The Climate Scenarios CH2018 illustrate the full range of possibilities in between these two extremes. In line with the work of the IPCC (Intergovernmental Panel on Climate Change), they take into consideration different possible development scenarios for future greenhouse gas emissions:
The Technical Report for CH2018 and the CH2018 web atlas also investigate a middle-of-the-road scenario with limited climate change mitigation (RCP4.5).
Further information on the emission scenarios can be found under Climate Basics.
What time periods do the Climate Change Scenarios describe?
The Climate Scenarios CH2018 each describe an average level of climatic conditions over a period of three decades, grouped around the years 2035, 2060 and 2085.
The current “normal” period for the Swiss climate is the period from 1981 to 2010. These thirty years serve as the starting point for the simulations and as the reference period for all data on future changes in comparison to today’s climate. Notably, the climate has already changed since then, and the increase in temperature is happening more quickly than before 1980.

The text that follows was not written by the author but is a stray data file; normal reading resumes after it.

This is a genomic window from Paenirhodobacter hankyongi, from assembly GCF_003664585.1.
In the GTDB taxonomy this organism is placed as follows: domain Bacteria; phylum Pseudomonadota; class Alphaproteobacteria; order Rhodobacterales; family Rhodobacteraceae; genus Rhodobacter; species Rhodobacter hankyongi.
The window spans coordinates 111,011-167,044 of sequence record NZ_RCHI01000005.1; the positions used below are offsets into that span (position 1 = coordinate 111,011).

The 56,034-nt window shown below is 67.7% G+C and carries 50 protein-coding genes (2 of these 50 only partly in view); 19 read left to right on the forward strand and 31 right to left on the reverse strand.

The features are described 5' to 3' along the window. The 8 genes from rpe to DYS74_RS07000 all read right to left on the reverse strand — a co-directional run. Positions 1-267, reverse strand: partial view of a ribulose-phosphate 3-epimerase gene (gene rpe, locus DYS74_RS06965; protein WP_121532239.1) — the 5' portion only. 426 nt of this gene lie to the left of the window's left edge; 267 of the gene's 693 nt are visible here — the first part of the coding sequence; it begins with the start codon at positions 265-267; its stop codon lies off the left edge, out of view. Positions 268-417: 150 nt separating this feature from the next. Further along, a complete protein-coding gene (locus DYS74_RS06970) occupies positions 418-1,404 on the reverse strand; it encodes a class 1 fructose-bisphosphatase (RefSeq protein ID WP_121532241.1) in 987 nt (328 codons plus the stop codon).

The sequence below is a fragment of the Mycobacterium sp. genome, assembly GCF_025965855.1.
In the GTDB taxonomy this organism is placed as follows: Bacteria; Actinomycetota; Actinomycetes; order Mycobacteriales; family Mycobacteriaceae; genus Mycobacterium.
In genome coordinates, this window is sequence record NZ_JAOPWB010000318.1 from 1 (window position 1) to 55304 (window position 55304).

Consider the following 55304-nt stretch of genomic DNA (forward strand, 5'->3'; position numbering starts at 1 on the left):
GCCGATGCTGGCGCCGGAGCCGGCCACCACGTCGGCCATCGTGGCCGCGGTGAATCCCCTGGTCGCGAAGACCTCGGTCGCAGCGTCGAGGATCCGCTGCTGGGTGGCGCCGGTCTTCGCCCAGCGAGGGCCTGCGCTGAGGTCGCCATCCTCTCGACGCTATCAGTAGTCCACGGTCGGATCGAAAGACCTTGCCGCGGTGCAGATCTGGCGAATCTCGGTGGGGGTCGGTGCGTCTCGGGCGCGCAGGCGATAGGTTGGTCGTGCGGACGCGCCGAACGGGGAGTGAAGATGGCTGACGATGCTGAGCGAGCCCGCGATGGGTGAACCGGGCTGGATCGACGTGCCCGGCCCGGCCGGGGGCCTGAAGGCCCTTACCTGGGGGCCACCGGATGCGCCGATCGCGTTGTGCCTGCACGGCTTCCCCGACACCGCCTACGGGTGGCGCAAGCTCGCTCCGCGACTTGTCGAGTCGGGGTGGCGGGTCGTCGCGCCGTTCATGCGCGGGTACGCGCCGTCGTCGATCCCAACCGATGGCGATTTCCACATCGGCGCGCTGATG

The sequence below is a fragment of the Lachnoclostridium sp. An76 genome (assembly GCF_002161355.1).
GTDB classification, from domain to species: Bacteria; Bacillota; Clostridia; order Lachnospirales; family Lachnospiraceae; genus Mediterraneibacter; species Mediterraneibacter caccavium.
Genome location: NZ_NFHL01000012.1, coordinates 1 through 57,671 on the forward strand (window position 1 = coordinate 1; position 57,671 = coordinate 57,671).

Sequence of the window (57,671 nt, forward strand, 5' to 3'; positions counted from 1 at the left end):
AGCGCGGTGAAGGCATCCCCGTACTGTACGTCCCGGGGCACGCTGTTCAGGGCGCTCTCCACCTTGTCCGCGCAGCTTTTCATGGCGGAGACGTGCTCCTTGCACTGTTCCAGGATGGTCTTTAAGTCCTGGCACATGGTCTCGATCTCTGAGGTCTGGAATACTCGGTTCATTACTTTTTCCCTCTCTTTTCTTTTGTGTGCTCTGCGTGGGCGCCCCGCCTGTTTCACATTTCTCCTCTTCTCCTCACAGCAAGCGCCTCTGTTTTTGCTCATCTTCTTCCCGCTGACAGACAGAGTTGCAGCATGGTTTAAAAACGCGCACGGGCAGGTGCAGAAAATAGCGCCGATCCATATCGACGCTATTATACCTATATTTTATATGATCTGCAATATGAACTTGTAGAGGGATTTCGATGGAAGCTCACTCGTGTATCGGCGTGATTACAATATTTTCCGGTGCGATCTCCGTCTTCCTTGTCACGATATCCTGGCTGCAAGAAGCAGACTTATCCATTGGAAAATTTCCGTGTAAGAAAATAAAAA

How are the results interpreted?
Simulations calculate how the climate would behave under the influence of rising or falling amounts of greenhouse gases. Because all models vary, they all produce slightly different results, even when the time period and influences being modelled are the same.
The projections of the climate models are always distributed within a certain range. Half the values sit above the so-called “median”, and half below. The median is thus the most plausible value and is described as the “expected” outcome in the Climate Scenarios (dark line in the graph).
The second highest result of the climate models is shown by the upper limit of the displayed range, and the second lowest by the lower limit. Consequently, the result is not merely informed by the most extreme values. All values in between the upper and lower limits of the range are described in terms of the Climate Scenarios CH2018 as “possible” (coloured bars in the graph). The probability of actual values lying within the “possible” range is estimated to be twothirds.
Of course, certain years in the future will deviate from the expected average values – as is the case now, where we see individual climate phenomena every year that measure lower or higher than the long-term average.